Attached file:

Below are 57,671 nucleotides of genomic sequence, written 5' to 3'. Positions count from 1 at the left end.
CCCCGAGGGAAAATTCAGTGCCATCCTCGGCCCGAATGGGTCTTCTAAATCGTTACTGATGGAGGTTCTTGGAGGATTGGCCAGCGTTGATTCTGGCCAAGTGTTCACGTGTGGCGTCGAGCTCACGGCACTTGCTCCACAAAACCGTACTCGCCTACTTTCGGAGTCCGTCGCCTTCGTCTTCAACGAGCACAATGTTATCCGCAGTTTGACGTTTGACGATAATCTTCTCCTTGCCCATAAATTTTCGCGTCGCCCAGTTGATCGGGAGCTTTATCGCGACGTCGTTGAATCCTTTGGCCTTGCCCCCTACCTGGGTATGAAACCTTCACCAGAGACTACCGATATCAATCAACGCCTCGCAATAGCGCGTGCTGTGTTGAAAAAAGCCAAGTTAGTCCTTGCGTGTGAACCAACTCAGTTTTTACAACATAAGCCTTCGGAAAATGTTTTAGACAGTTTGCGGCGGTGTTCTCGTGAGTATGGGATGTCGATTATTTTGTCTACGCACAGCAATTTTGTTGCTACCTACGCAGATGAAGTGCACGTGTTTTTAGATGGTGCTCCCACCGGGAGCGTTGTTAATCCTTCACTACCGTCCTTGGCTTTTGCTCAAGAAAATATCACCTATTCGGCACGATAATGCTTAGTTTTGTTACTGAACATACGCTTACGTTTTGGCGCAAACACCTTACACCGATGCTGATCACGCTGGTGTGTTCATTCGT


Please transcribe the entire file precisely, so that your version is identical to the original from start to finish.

Below are 57,671 nucleotides of genomic sequence, written 5' to 3'. Positions count from 1 at the left end.
CCCCGAGGGAAAATTCAGTGCCATCCTCGGCCCGAATGGGTCTTCTAAATCGTTACTGATGGAGGTTCTTGGAGGATTGGCCAGCGTTGATTCTGGCCAAGTGTTCACGTGTGGCGTCGAGCTCACGGCACTTGCTCCACAAAACCGTACTCGCCTACTTTCGGAGTCCGTCGCCTTCGTCTTCAACGAGCACAATGTTATCCGCAGTTTGACGTTTGACGATAATCTTCTCCTTGCCCATAAATTTTCGCGTCGCCCAGTTGATCGGGAGCTTTATCGCGACGTCGTTGAATCCTTTGGCCTTGCCCCCTACCTGGGTATGAAACCTTCACCAGAGACTACCGATATCAATCAACGCCTCGCAATAGCGCGTGCTGTGTTGAAAAAAGCCAAGTTAGTCCTTGCGTGTGAACCAACTCAGTTTTTACAACATAAGCCTTCGGAAAATGTTTTAGACAGTTTGCGGCGGTGTTCTCGTGAGTATGGGATGTCGATTATTTTGTCTACGCACAGCAATTTTGTTGCTACCTACGCAGATGAAGTGCACGTGTTTTTAGATGGTGCTCCCACCGGGAGCGTTGTTAATCCTTCACTACCGTCCTTGGCTTTTGCTCAAGAAAATATCACCTATTCGGCACGATAATGCTTAGTTTTGTTACTGAACATACGCTTACGTTTTGGCGCAAACACCTTACACCGATGCTGATCACGCTGGTGTGTTCATTCGT